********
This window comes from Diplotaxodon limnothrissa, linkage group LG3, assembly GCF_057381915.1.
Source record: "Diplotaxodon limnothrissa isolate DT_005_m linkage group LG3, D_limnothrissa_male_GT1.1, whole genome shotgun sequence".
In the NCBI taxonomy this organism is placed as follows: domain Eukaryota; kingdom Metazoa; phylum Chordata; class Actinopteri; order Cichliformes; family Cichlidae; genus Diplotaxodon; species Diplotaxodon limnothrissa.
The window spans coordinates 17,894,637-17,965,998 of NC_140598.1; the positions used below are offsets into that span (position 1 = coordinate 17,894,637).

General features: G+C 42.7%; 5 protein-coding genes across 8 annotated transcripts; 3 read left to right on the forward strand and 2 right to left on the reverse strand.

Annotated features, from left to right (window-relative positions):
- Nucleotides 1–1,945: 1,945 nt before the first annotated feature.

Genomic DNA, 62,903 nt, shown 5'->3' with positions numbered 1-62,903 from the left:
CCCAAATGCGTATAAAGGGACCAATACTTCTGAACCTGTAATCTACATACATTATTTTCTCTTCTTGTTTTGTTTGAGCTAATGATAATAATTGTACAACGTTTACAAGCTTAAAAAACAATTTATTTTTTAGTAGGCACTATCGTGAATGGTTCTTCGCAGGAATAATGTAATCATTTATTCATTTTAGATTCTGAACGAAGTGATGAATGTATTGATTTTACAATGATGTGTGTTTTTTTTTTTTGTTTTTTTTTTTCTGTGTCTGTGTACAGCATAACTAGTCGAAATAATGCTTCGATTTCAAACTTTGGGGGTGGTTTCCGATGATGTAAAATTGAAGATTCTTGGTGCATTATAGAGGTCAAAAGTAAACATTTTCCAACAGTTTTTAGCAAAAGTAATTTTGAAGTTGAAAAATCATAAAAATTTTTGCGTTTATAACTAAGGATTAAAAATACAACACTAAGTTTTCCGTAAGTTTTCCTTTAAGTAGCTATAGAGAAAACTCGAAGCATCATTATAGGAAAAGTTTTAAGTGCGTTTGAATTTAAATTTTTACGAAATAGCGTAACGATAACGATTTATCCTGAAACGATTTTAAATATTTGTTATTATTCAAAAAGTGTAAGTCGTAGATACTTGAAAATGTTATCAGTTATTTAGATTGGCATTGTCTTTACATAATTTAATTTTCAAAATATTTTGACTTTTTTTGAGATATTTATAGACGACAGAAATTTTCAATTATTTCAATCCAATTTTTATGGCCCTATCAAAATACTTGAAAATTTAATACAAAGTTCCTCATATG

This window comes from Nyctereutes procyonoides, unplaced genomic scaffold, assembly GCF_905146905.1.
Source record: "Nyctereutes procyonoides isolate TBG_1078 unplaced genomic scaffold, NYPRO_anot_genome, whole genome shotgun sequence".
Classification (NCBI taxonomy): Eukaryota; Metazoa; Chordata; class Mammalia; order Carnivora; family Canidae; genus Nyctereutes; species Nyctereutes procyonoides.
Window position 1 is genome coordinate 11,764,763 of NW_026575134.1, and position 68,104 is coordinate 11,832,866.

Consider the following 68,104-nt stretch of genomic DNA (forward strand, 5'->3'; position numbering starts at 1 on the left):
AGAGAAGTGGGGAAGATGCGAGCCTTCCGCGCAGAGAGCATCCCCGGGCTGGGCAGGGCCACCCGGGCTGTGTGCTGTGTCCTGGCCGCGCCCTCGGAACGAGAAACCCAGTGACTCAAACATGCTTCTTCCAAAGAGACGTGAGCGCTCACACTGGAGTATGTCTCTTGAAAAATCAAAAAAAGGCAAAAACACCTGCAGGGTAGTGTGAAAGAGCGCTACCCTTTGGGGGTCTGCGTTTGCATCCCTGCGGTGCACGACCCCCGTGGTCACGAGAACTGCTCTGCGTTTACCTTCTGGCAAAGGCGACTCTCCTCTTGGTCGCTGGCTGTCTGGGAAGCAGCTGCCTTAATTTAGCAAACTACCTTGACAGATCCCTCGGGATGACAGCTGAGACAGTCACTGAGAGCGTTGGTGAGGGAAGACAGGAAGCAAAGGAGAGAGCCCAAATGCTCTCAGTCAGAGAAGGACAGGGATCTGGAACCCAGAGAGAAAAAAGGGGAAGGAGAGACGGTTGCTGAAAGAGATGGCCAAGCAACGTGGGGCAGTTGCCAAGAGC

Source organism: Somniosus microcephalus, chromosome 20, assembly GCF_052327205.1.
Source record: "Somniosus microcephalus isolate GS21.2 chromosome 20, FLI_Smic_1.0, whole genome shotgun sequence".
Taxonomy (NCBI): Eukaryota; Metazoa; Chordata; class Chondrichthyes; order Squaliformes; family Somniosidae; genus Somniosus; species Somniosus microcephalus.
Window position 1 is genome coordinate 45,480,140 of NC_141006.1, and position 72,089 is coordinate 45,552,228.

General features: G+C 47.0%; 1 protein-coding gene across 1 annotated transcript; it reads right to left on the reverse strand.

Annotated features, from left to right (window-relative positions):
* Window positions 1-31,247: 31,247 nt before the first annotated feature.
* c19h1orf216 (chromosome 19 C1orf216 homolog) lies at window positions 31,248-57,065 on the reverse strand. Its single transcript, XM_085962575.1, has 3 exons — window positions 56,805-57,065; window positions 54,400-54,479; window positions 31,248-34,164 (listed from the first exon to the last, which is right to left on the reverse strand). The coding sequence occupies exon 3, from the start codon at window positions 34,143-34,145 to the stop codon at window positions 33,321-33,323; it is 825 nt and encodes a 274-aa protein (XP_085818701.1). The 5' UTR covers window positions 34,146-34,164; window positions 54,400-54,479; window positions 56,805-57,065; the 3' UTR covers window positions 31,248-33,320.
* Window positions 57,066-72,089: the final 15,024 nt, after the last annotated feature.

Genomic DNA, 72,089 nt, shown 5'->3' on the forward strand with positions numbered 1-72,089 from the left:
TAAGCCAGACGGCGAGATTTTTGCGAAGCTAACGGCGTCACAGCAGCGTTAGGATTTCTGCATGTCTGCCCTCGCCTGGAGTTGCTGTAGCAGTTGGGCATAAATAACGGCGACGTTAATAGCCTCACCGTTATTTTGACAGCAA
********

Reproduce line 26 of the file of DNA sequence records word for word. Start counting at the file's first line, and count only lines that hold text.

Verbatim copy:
TAAGCCAGACGGCGAGATTTTTGCGAAGCTAACGGCGTCACAGCAGCGTTAGGATTTCTGCATGTCTGCCCTCGCCTGGAGTTGCTGTAGCAGTTGGGCATAAATAACGGCGACGTTAATAGCCTCACCGTTATTTTGACAGCAA